Melinda Hughes on How To Market HIT to People Who Don’t Like Strength Training

Melinda Hughes at the Strength Shoppe in Pasadena
Melinda Hughes at the Strength Shoppe in Pasadena

Melinda Hughes is the owner of The Strength Shoppe, a high-intensity training facility in Pasadena, California. She is a certified Nutrition Consultant, a certified Power of 10 trainer, an American Council on Exercise (ACE) instructor, and she holds a Bachelor of Fine Arts from Denison University, where she graduated from Denison magna cum laude with an Honors diploma.

In addition to helping hundreds of clients of all ages – some as young as 13, and others as old as 92! – get stronger, become healthier, and experience a higher quality of life, Melinda has also pursued other creative endeavours that being a successful business owner in the high-intensity training field has enabled her to do, such as starting a comedy channel on YouTube which has gotten over hundreds of thousands of views.

Contact Melinda Hughes:

In this episode, we cover:

  • The mindset and attitudes you need to start and sustain a successful HIT businesses
  • Melinda’s unique approach to business and how it gives her an edge in the HIT field
  • How to get good clients and new referrals (and how to keep them coming back)
  • How to market high-intensity training to people who normally wouldn’t think of doing strength training
  • … and much more!

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This episode is brought to you by the Resistance Exercise ConferenceThe science and application of strength training for health and human performance.

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QUESTION OF THE DAY: What was the most notable experience you’ve had with a HIT trainer or facility? Please let me know in the comments at the bottom of this post.

Show Notes

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Selected Links from the Episode

People Mentioned

  • Kamen Stranchevski

    Really liked this episode. Cheers Melinda, your attitude is truly awesome!
    I have a question, regarding the actual training, that was not the focus of the interview, but since you have a very big experience now, I’d like to ask. Some gusets here, have mentioned, who themselves or that they had clients, who did not get well along with superslow and they seemed to move away to other tempos and/or techniques in their HIT training. What is your opinion on that? Have you had cilents, who did not progress well with superslow and if so, what was you fix with them.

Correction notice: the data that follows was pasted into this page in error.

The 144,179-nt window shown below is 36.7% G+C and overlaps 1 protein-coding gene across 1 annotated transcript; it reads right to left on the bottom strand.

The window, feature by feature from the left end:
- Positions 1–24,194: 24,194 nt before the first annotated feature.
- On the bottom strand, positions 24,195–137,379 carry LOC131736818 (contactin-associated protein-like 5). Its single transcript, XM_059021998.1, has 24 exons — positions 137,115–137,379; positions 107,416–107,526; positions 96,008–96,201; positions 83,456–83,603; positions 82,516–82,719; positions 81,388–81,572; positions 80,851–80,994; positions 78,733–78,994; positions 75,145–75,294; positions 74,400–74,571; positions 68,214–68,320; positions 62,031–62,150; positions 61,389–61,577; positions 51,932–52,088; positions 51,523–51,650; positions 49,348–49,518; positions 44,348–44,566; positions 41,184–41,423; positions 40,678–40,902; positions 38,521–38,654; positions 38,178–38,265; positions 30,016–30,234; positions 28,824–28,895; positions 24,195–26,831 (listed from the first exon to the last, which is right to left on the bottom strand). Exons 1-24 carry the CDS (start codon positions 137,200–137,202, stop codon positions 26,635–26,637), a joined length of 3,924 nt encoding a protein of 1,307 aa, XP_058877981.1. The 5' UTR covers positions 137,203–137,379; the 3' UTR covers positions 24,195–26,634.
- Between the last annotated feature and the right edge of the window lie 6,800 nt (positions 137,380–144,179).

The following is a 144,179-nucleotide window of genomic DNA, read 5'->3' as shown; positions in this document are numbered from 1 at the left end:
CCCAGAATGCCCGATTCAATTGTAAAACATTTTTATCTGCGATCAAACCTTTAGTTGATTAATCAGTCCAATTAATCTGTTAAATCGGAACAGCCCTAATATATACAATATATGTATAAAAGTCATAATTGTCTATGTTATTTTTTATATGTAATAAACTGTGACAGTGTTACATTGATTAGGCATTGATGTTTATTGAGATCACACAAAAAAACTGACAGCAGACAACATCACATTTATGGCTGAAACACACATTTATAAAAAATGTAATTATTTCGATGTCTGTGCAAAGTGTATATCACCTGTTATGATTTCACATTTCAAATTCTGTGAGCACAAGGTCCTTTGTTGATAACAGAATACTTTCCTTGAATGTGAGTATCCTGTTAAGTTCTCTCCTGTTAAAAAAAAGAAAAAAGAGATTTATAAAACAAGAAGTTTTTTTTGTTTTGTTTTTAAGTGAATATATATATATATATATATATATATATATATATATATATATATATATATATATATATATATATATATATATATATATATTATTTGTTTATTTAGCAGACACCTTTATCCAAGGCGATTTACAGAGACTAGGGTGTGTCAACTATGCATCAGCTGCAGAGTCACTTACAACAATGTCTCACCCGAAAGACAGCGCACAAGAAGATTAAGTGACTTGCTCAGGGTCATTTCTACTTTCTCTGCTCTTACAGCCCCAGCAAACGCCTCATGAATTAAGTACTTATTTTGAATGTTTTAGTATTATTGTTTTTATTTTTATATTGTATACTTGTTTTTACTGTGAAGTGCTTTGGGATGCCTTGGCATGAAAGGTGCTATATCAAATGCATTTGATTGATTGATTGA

Thank you!

    • Melinda Hughes

      Thank you, Kamen! In my experience, superslow works for everyone. We vary the frequency of the workouts (how often someone comes for a session) as well as the intensity of the workout, depending on the individual level of the client. The slow tempo works the muscle deeply and thoroughly. And it’s safe! We never speed it up. We use techniques (i.e. forced negatives, positive assists, different seat settings) to help clients overcome plateaus in training. Typically we only stray from standard superslow protocol for clients who need a lighter “physical therapy” approach. Usually we incorporate static holds for those who struggle with dynamic movement due to injuries or medical conditions– but if you’ve ever done a static hold, you know it doesn’t really feel like you are getting off easy!! Sometimes we add negative push-ups or negative pull-ups (the negative portion is the only part performed) to a routine when advanced clients want to feel so sore they can’t wash their own hair. Masochists!

  • Andrew May

    This was a great episode, Lawrence. Melinda was a real breath of fresh air both in attitude and in content. I’d love to hear her in a part two maybe focusing more on exercise protocols, genuinely interested in hearing how material familiar to me can be communicated differently. I find important concepts are best delivered by strong “non dry” personalities but different audiences are receptive to different speakers if that makes sense?

    • Thank you Andrew. Yes makes complete sense. Melinda has a unique communication style. Certainly will consider asking Melinda for a Part 2 in the future.

      • Andrew May

        Cool, certain people would switch straight off as soon as Doug or Drew for example start going into the nut’s and bolts of a workout whereas someone like Melinda would better hold their attention.

        • Strange but might be true. I can sit and listen to Doug and Drew for hours, but there is evidence online of people that aren’t as receptive to their style. Maybe some like Melinda resonates with that type of person.